Shop for a low-heeled boot this winter and be sure to scuff the soles of new boots or buy adhesive rubber soles to provide greater traction.

No matter what style of boot you decide to wear this season, if you suffer a fall in Cincinnati or Southwest Ohio, call my office for prompt evaluation and treatment and follow the RICE (Rest, Ice, Compression, Elevation) protocol:

REST. Stay off the injured foot since walking can cause further damage.

ICE. To reduce swelling and pain, apply a bag of ice over a thin towel to the affected area. Do not put ice directly against the skin. Use ice for 20 minutes and then wait at least 40 minutes before icing again.

COMPRESSION. An elastic wrap (Coban) should be used to control swelling.

ELEVATION. Keep the foot elevated to reduce the swelling. Your foot should be even with or slightly above the level of your heart.

By Ruth Ann Cooper 22 Nov, 2017

1.       If the shoe fits, wear it. When hitting the dance floor or shopping malls this holiday season, do not compromise comfort and safety when choosing the right shoes to wear. Narrow shoes, overly high-heeled ones or shoes not often worn, such as dress shoes, can irritate feet and lead to blisters, calluses, swelling and even severe ankle injuries. Select a shoe that has a low heel and fits your foot in length, depth and width while you are standing.

2.       Do not overindulge in holiday cheer.   Did you know your feet can feel the effects of too much holiday cheer? Certain foods and beverages high in purines, such as shellfish, red meat, red wine and beer can trigger extremely painful gout attacks, a condition in which uric acid accumulates and crystallizes in and around your joints. The big toe is most often affected first since the toe is the coolest part of the body, and uric acid is sensitive to temperature change.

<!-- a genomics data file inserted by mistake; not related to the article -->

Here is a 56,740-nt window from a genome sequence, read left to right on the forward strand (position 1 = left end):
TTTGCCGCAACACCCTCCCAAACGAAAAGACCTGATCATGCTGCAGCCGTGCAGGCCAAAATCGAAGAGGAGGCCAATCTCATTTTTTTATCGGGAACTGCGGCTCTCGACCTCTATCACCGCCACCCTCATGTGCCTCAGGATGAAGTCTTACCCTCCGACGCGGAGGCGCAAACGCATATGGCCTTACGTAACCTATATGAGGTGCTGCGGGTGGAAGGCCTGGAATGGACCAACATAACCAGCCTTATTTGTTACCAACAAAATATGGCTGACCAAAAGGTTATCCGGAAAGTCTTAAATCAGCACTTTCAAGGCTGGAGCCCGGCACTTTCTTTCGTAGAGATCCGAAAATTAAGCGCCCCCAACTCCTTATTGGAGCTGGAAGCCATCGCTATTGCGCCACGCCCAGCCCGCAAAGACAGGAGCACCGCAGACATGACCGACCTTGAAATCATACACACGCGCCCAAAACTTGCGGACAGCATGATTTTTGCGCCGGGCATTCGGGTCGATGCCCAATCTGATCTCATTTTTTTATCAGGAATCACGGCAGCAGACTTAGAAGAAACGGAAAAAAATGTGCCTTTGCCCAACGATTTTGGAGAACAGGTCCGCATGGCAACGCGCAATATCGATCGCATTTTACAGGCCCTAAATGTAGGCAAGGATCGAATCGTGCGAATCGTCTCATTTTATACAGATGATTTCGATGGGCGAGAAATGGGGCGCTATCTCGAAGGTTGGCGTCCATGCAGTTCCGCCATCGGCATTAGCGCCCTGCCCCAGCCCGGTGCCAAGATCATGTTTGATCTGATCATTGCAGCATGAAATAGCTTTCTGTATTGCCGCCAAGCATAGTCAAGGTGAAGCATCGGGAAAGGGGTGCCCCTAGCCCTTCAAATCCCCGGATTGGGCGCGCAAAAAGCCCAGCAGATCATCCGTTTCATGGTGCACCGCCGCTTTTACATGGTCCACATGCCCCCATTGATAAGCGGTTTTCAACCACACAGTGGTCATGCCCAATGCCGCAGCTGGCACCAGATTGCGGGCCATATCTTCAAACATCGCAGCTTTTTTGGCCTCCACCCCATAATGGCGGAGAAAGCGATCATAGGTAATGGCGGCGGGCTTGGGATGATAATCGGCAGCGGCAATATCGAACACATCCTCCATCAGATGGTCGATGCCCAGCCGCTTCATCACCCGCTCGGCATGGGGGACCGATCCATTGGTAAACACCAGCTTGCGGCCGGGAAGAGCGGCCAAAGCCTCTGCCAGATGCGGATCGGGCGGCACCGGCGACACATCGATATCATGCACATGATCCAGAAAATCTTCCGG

3.       Be safety - conscious about pedicures. Nail salons can be a breeding ground for bacteria, including MRSA. To reduce your risk of infection during a pedicure, choose a salon that follows proper sanitation practices and is licensed by the state. Also, consider purchasing your own pedicure instruments to bring along to your appointment.

4.       Watch for ice and snow . Holiday winter wonderlands can be beautiful but also dangerous. Use caution when traveling outdoors and watch for patches of ice or snow along your trail. The ankle joint can be more vulnerable to serious injury from falling on ice. If you experience a fall, take a break from activities until you can be seen in my office. Use RICE therapy (Rest, Ice, Compression and Elevation) to help reduce pain and control swelling at the site of the injury.

5.       Protect your feet from cold temperatures . Wear insulated, water-resistant boots and moisture-wicking socks to prevent frostbite, chilblains-an inflammation of the small blood vessels in the hands or feet when they are exposed to cold air- or other cold weather-related injuries to the feet and toes.

6.       Listen to your feet . Inspect your feet regularly for any evidence of ingrown toenails, swelling, blisters, dry skin or calluses. If you notice any pain, swelling or signs of problems, call my wonderful office staff to make an appointment to see me.